As broadly embodied in FIG. 8, nonvolatile memory shall consist of at least 64 Kbytes of EEPROM. This memory can be divided either physically or logically into two blocks. One block can be used to store program code while the other block will be used to store processing parameters, fault information or program code.
Preferably, the MP/TSMD shall have a minimum of 12K bytes of RAM for the purpose of temporary data storage. RAM read/write access times shall not require CPU wait-states.
Preferably, the MP/TSMD shall have at least one independent counter-timer. The timer shall both be readable and writable from software. The clock for this timer shall be derived from the same clock that drives the CPU. The timer shall have the ability to cause a periodic interrupt to the processor. This interrupt shall be an internal interrupt, exclusive of the external interrupts described above. The period of the interrupts shall be programmable by software.
Preferably, interfaces shall consist of one 8 channel Analog to Digital Converter, one Parallel Data bus, one set of Discrete Digital Inputs/Outputs, one digital Module ID interface, one Synchronous Serial Interface, one Asynchronous Serial communication interface, one dual Test and Maintenance Interface, one Boundary Scan Interface, and one general Timing and Control interface.
Preferably, the Analog to Digital Converter (ADC) function shall linearly convert a continuous voltage at the input of each one of eight Analog Inputs to a 10 bit (minimum resolution), 2's complement digital word. Upon command, one of eight analog channels shall be converted into a 10 bit digital word in less than 16 uSeconds with a clock speed of 16 MHz. The ADC reference shall be internal to the MP/TSMD and shall be capable of providing an ADC output with less than +3 LSB variation over the full operating temperature range.
Preferably, the MP/TSMD shall incorporate 16 bits of hi-directional data, a 20 bit address, 2 chip selects, and control lines for the digital data bus which is buffered from and a subset of the CPU parallel output. The CPU address, data, and control lines shall be able to be placed in a high-impedance state. The bus control lines shall allow for a request for DMA and grant of the use of the address, data, and control lines for direct addressing of on-chip peripherals by a device external to the MP/TSMD.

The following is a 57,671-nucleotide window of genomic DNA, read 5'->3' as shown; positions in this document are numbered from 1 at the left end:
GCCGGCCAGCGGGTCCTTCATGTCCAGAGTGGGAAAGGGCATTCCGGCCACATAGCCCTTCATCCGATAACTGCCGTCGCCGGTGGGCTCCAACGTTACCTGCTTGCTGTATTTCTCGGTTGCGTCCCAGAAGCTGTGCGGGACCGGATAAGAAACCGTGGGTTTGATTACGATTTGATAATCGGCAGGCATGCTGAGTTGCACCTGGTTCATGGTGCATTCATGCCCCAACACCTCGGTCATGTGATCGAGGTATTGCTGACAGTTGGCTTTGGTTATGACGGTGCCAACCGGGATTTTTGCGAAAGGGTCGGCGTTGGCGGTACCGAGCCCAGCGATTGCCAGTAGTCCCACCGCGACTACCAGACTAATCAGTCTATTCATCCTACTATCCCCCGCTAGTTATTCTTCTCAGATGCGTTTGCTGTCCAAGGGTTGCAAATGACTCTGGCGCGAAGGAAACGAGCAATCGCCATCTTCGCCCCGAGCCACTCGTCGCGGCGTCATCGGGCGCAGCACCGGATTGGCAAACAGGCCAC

Preferably, the MP/TSMD shall provide 16 bits of digital, software programmable bi-directional input/output. Programming of I/O direction should be in groups of 4 bits or less. The direction shall be programmable by software at any point in time (i.e. not just after a reset) after power-on. When used in the output direction, the state of each bit shall be able to be set (to a logical 1) or reset (to a logical 0) individually by software. When used in the input direction, the state of all input pins shall be captured in parallel and held independently of the current pin status when read by the CPU.
Preferably, digital input pins shall be available on the MP/TSMD to be used to set discrete addresses for the purpose of master/slave communications over the multidrop test and maintenance serial bus. This interface shall consist of at least six CMOS inputs and one parity bit.
As broadly embodied in FIG. 9, module ID pins shall have an alternate function as a pass through for a boundary scan interface. A single digital input pin shall control the function of this interface. When the external Boundary Scan Pass Through Select (BSPTS) input Control pin is at a low logic level, the MP/TSMD shall connect 6 of the Module ID I/O to six lines of the Boundary Scan Output. The MP/TMSD's internal Boundary Scan Interface shall be commandable to a non-intrusive (high impedance state) when Pass Through input is active low. The connection between Module ID inputs and Boundary Scan outputs should allow continuous data transfer rates from 0 MHz to 1 MHz minimum on any combination of lines in the pass-through connection. Maximum delay of any connection from Module ID input to Boundary Scan output should preferably be less than 50 nsec with less than 5 nsec skew between any two lines in the connection.
Preferably, the Asynchronous Serial Communication function shall use the protocol specified in this paragraph. Baud rates shall be software programmable at 1200, 2400, 4800, 9600 and 38.4K bits per second. Bits shall be sent in packets which consist of one start bit, software-programmable choices of 7 or 8 data bits, one stop bit, and a choice of no parity or parity either odd or even. The least significant bit of data shall follow the start bit. The interface shall interrupt the CPU when a word has been received and when the transmit buffer is empty.
Preferably, upon receipt of a software command (but not after the Reset has been asserted and released), the MP/TSMD shall perform a functional self-test of the CPU, a test which reads and confirms the contents of EEPROM memory, a pattern test of RAM, verify ability to convert analog input voltages to digital form, verify that the CPU can communicate with on-device interfaces, and verify interface operation within the self-contained capability of the MP/TSMD. The device shall report its status by setting bits in a dedicated CPU register. When self-test is complete, program (i.e. CPU) control shall be returned to a specific location in memory. Any on-device memory used for this self-test shall reside in the Program Segment of EEPROM and shall not exceed 4K bytes of this segment. The time to perform self-test shall not exceed 100 ms from receipt of software command.